While we would all like to believe in fairytale love and happily ever afters, the reality is a grown up relationship takes a lot of hard work and commitment
Dealing with the day to day stresses of life, particularly with kids, can put a lot of pressure on couples and unhealthy habits can quickly manifest.
While Cinderella and Prince Charming probably never fought about who didn’t take the bin out or who’s turn it is to take Bobby to soccer training, these little things can chip away at the relationships of us mere mortals.
Respected relationship expert John Gottman, from the Gottman Institute, says conflict is inevitable in all relationships, but the secret to success is in the way we manage it. He has come up with four negative behaviours that most commonly impact relationships.
Dubbed the “Four Horsemen”, it is helpful to know these behaviours so you can identify and address them if they arise in your relationship:
Possibly the most common negative behaviour to threaten relationships, criticism is different from voicing a complaint. Gottman explains that rather than addressing a particular issue, criticism attacks your partner’s character. For example, rather than complaining they didn’t take the bin out, a criticising partner may start with, “You are so lazy…”
Gottman’s theory of the Four Horsemen places criticism as the first Horseman, as how you address this issue can either lead to, or hold off, the other 3 negative behaviours.
The key to avoid it criticism in your relationship according to Gottman is to ‘complain without blame’. You can read more about criticism in relationships and how to avoid it here.
Leading on from criticism is defensiveness. People feel this way when they feel they are being attack or accused of something. Defensive partners usually turn the blame back on the other person which often leads to a vicious circle.
Taking responsibility for your part in any conflict, issues or unmet expectations is an important part of combating defensive behaviour. Read more here about how to prevent defensiveness leading to other negative behaviours.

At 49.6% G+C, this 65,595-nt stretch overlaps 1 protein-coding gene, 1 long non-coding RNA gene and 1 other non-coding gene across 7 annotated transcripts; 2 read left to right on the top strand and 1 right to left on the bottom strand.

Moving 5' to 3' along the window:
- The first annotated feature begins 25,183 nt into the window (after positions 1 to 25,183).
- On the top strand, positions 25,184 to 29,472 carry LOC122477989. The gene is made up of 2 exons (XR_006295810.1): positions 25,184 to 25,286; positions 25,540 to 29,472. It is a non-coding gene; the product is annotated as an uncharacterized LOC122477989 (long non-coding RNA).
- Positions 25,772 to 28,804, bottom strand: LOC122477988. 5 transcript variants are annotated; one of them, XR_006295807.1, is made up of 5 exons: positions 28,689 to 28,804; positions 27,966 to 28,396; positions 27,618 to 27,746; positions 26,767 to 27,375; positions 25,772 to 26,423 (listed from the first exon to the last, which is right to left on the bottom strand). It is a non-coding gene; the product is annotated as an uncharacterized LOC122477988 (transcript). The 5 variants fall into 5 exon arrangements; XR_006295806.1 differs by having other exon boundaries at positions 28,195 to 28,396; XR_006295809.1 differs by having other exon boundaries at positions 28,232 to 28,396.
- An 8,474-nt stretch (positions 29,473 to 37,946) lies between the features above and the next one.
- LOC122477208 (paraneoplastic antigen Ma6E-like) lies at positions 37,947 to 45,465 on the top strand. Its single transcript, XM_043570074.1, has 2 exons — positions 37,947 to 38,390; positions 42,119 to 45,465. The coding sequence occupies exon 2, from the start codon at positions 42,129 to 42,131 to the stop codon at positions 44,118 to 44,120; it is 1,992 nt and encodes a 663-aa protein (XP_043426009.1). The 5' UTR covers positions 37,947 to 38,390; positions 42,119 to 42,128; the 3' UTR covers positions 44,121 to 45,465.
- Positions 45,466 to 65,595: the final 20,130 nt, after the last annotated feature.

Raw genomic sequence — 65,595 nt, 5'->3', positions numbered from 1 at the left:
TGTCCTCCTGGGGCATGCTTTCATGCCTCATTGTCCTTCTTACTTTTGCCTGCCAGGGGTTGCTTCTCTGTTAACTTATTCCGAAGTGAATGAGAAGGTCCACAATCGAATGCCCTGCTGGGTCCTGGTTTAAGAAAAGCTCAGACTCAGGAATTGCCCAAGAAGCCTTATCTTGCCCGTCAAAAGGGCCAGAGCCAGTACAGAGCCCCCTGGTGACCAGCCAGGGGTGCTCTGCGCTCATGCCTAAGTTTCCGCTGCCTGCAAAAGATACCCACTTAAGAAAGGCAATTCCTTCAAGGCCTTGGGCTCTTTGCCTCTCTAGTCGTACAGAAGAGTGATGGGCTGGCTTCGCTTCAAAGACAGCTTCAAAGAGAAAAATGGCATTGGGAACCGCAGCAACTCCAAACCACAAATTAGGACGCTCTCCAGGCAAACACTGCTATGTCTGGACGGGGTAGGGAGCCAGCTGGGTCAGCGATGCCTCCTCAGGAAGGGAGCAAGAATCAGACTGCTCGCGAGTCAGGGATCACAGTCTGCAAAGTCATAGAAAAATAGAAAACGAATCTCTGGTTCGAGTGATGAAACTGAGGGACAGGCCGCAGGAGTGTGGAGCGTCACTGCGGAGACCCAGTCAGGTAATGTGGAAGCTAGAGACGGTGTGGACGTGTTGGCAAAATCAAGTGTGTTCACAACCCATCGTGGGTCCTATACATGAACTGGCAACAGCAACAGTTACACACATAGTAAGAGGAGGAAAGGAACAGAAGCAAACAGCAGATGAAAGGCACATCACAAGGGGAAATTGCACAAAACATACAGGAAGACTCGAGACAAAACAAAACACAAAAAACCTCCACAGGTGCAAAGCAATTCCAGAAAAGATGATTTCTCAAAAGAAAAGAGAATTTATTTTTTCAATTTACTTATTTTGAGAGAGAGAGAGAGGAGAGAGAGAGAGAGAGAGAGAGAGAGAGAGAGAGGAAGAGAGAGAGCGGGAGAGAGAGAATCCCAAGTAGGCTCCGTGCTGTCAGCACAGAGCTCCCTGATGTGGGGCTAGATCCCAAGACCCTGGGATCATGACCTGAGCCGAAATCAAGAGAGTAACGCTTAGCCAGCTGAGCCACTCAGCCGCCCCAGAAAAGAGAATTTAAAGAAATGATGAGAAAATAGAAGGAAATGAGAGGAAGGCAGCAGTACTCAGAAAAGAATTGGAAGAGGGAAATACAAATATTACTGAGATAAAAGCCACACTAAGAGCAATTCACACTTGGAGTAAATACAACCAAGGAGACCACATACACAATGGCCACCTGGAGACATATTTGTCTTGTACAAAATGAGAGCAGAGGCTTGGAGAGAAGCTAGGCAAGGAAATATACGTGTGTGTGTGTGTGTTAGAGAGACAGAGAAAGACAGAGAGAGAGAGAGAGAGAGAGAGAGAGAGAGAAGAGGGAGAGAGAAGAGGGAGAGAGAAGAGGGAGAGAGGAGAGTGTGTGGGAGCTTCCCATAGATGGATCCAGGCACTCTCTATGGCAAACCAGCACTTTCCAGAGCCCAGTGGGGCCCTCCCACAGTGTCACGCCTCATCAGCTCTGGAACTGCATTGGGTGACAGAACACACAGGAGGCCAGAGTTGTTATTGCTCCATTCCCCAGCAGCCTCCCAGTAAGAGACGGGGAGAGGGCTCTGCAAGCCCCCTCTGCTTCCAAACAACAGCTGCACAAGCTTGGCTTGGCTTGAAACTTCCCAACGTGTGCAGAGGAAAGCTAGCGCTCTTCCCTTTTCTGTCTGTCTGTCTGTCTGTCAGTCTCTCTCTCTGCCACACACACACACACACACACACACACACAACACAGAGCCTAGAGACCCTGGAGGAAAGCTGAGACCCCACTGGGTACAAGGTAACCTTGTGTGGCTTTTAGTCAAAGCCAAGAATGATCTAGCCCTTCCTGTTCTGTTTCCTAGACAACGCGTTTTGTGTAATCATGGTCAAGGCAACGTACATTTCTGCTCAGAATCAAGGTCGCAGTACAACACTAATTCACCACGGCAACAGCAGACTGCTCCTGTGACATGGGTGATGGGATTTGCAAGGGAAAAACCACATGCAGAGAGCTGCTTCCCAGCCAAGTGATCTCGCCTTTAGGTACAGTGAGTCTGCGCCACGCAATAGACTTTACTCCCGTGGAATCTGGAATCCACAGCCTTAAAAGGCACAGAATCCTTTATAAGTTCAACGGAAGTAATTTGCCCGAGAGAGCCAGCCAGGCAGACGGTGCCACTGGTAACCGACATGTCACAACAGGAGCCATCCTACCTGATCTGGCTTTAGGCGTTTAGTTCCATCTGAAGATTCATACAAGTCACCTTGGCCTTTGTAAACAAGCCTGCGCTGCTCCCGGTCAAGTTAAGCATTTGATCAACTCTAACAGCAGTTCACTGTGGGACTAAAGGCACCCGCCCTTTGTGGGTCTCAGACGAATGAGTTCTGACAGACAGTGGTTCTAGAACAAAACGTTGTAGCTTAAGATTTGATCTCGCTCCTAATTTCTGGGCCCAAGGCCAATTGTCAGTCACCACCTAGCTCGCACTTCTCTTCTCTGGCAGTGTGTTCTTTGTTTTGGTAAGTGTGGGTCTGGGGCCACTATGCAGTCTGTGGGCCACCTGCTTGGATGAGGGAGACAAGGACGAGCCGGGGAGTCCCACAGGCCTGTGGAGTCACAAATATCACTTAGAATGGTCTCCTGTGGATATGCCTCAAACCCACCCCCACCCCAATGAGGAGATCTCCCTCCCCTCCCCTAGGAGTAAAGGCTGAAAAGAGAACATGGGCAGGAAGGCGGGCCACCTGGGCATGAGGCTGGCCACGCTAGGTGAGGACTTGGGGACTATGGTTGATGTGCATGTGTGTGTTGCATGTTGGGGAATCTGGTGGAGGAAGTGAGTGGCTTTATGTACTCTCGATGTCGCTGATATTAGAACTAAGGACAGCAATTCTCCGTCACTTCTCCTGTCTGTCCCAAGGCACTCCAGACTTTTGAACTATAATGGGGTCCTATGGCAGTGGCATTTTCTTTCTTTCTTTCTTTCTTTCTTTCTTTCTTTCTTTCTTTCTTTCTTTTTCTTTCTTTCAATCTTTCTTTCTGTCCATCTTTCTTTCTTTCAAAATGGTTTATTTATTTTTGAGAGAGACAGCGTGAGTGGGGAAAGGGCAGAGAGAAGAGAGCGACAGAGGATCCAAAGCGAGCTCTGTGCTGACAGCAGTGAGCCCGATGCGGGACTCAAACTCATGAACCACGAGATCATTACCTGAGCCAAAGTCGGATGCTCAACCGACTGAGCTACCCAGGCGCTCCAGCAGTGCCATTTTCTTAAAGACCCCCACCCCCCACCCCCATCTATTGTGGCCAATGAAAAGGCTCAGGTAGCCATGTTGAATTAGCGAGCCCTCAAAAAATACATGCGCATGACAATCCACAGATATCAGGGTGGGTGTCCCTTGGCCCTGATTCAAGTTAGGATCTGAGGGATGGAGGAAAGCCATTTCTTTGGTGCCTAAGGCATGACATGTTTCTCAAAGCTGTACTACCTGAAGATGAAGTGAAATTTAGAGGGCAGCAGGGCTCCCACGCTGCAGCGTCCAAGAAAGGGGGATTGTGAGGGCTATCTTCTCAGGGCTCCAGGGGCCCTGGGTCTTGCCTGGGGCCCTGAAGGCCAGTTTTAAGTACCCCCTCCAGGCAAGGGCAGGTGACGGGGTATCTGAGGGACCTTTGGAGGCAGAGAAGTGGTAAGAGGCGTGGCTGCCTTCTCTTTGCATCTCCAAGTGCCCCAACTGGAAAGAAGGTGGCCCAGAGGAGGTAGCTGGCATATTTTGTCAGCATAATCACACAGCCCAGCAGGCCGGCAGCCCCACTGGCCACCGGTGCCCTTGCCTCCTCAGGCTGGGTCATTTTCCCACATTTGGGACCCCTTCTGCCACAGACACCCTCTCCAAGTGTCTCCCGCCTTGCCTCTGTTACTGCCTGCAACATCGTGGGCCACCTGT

Gottman believes contempt in a relationship to be one of the biggest predicting factors of divorce.
When we treat a partner with contempt, we are essentially saying “I am better than you.” Contemptuous behaviours may include name calling, eye-rolling, sarcasm or other hostile (mean) actions.
Contempt is particularly toxic in a relationship and can be psychologically damaging to the party on the receiving end. In fact, it is the very opposite of what a relationship should be – safe, caring and supportive.
Find out more about contempt and ways to ensure it stays out of your relationship here.
Often a sign of overwhelm, stonewalling is a way of withdrawing or shutting yourself off from interaction. Signs of stonewalling include being unresponsive or acting busy to avoid engaging. Stonewalling can be frustrating for both parties involved and lead to further conflict and tension. It can also easily become a pattern in a relationship – to great detriment.
Interestingly, men are more likely to engage in stonewalling than women. Gottman offers some good tips on how to stop stonewalling, both for the person doing it and the person on the receiving end, here.
Conflict in a relationship is normal and, in healthy relationships, can be dealt with constructively. However, if you recognise any of these four negative behaviours in your relationship it might be time to take stock and see if you can find more positive ways to address issues.
You will both be happier for it.